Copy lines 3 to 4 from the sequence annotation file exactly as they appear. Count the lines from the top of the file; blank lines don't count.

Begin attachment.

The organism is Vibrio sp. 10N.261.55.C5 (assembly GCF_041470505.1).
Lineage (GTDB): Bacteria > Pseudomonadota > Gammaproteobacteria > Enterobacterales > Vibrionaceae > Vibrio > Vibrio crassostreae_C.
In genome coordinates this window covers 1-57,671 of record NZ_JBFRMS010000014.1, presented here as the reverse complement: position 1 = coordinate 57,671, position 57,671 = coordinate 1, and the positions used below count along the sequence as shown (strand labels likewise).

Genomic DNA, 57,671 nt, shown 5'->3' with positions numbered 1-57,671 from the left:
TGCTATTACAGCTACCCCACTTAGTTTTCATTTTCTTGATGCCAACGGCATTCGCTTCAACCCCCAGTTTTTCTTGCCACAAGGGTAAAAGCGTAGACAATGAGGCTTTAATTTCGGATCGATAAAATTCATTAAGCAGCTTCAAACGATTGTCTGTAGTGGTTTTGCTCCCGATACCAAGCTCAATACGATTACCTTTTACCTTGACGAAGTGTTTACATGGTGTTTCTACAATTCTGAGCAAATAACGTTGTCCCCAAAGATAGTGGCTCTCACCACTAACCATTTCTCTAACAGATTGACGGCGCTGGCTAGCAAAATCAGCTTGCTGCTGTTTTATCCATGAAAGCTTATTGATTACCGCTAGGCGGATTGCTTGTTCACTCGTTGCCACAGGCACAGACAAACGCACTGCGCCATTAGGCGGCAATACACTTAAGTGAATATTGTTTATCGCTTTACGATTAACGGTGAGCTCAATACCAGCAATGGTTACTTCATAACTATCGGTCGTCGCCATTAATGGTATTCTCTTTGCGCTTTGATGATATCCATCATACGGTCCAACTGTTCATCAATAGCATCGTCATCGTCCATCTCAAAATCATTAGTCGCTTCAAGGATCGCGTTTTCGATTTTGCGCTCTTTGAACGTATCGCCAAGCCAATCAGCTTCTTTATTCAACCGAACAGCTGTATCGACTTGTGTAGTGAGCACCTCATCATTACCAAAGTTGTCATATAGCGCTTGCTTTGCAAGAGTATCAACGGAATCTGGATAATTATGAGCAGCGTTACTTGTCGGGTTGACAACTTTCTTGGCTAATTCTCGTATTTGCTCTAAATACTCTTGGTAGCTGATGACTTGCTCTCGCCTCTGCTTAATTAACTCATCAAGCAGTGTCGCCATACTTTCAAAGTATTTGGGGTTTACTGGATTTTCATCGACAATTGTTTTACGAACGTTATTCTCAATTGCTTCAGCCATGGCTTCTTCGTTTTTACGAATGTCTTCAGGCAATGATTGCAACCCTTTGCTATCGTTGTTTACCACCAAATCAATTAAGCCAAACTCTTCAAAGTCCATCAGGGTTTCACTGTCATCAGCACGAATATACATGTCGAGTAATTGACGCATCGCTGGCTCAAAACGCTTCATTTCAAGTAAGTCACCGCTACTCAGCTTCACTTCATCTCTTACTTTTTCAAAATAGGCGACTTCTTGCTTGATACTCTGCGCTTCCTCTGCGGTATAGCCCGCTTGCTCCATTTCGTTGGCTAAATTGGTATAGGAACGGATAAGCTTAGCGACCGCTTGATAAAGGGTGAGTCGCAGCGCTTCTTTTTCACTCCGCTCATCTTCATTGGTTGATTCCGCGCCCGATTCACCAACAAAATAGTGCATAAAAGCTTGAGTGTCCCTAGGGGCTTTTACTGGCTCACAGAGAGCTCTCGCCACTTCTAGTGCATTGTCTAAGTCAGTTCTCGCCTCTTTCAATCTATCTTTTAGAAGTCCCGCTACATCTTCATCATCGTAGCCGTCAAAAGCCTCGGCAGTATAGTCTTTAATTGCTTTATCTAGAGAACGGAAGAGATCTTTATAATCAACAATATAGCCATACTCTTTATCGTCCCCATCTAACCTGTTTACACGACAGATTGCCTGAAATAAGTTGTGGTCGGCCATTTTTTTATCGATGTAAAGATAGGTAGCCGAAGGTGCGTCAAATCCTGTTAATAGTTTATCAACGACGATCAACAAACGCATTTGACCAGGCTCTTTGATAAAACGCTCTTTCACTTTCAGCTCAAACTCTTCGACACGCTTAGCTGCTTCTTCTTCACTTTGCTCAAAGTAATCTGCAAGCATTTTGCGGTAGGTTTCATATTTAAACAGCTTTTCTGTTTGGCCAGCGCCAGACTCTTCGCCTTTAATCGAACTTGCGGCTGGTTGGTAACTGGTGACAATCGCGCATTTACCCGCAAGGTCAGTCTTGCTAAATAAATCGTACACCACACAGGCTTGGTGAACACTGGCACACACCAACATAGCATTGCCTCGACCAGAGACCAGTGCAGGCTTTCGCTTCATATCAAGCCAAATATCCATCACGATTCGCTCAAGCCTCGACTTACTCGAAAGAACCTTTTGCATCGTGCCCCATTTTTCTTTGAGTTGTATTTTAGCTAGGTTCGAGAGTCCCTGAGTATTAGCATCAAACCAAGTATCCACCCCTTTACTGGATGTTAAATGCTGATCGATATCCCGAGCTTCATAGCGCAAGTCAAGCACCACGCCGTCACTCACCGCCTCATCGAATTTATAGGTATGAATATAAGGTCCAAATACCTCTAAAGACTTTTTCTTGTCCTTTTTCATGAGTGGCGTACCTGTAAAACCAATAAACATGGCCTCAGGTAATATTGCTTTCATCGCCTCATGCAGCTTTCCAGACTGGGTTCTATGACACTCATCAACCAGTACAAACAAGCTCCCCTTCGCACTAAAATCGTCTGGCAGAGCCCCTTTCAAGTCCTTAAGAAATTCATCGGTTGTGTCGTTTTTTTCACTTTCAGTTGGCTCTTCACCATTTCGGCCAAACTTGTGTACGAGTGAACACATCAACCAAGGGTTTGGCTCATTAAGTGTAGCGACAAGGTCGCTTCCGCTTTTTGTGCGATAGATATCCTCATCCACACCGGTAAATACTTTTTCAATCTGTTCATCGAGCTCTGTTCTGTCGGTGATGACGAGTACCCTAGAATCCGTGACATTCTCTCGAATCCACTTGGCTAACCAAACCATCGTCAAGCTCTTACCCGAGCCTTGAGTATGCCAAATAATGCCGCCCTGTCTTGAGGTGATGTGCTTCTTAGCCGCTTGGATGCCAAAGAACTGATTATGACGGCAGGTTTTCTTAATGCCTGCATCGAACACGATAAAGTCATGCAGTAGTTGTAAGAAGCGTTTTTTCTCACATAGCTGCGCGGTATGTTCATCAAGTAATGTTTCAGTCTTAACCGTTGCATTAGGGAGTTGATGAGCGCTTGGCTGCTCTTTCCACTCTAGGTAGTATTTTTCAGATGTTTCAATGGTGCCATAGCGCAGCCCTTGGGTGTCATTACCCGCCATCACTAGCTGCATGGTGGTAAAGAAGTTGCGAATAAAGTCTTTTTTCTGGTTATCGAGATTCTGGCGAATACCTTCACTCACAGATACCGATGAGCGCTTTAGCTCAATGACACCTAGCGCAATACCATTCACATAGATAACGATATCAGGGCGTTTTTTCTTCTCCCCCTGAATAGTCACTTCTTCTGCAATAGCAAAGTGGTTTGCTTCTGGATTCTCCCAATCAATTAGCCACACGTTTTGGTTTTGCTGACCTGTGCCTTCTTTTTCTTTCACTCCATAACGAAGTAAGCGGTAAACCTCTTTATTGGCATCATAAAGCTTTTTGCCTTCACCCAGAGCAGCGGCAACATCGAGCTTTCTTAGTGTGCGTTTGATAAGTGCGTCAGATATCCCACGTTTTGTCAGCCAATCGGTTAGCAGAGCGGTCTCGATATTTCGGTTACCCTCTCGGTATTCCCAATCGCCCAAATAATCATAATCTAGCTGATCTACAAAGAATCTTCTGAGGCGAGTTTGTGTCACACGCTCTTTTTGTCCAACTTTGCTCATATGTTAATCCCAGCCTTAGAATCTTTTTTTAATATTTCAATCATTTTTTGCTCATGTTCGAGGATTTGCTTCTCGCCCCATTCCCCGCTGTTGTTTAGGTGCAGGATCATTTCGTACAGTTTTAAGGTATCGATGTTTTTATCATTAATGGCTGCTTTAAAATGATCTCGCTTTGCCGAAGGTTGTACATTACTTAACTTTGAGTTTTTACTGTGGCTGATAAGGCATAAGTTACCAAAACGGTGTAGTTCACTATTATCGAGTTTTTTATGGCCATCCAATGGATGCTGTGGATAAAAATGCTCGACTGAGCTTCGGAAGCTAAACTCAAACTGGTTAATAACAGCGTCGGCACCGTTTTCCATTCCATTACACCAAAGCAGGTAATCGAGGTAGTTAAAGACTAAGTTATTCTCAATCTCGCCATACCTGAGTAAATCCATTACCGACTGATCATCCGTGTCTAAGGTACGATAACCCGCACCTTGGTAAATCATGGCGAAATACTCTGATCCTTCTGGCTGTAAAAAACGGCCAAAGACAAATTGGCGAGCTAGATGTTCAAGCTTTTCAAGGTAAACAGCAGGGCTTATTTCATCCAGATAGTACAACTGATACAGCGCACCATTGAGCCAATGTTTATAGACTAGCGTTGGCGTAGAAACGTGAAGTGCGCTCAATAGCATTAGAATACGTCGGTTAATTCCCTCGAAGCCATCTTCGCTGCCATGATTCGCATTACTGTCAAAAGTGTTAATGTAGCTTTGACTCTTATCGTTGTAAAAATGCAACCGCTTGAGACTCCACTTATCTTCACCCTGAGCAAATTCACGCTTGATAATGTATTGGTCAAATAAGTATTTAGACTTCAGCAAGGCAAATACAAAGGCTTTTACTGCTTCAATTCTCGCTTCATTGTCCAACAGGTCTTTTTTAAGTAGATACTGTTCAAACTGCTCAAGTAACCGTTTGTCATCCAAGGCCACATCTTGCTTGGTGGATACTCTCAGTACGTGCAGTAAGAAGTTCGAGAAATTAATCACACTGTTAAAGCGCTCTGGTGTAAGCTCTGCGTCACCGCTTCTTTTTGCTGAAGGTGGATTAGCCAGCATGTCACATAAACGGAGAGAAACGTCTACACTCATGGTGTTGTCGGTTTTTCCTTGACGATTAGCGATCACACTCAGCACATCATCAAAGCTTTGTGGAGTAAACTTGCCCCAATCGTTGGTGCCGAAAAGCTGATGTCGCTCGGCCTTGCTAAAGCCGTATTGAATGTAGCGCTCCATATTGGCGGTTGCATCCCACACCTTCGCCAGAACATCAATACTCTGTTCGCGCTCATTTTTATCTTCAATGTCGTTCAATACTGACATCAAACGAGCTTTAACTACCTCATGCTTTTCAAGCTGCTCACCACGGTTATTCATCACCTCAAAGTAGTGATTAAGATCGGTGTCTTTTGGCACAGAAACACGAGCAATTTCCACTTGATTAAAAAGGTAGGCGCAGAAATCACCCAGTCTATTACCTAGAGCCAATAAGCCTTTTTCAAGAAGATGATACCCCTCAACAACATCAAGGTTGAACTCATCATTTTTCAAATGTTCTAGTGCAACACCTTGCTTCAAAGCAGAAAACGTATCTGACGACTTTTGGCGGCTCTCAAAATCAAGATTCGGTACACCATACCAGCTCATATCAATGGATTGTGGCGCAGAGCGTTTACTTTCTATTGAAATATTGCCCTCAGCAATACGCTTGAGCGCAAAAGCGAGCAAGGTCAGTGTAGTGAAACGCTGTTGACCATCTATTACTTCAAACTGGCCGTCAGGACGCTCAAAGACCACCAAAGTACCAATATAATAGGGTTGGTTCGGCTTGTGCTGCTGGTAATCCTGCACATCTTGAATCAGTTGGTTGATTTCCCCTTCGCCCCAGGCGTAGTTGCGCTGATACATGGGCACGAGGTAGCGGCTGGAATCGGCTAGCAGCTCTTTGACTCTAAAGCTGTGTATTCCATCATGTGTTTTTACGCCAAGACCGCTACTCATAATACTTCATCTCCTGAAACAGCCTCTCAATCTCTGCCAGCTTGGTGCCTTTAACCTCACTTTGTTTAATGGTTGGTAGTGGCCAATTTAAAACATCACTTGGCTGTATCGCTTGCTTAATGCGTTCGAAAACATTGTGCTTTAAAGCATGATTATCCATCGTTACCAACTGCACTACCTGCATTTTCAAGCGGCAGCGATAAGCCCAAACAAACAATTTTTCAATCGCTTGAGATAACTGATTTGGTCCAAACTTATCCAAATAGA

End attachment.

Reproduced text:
In genome coordinates this window covers 1-57,671 of record NZ_JBFRMS010000014.1, presented here as the reverse complement: position 1 = coordinate 57,671, position 57,671 = coordinate 1, and the positions used below count along the sequence as shown (strand labels likewise).

Genomic DNA, 57,671 nt, shown 5'->3' with positions numbered 1-57,671 from the left: